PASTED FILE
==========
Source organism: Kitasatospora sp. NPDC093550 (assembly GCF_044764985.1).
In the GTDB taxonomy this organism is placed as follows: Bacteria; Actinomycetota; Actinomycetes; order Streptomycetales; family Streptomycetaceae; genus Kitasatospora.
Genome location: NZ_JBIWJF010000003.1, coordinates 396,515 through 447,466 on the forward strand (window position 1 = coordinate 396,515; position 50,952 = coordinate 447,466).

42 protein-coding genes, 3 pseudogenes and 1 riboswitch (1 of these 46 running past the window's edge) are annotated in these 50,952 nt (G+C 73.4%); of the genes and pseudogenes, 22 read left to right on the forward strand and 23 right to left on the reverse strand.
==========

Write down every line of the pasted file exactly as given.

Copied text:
Source organism: Kitasatospora sp. NPDC093550 (assembly GCF_044764985.1).
In the GTDB taxonomy this organism is placed as follows: Bacteria; Actinomycetota; Actinomycetes; order Streptomycetales; family Streptomycetaceae; genus Kitasatospora.
Genome location: NZ_JBIWJF010000003.1, coordinates 396,515 through 447,466 on the forward strand (window position 1 = coordinate 396,515; position 50,952 = coordinate 447,466).

42 protein-coding genes, 3 pseudogenes and 1 riboswitch (1 of these 46 running past the window's edge) are annotated in these 50,952 nt (G+C 73.4%); of the genes and pseudogenes, 22 read left to right on the forward strand and 23 right to left on the reverse strand.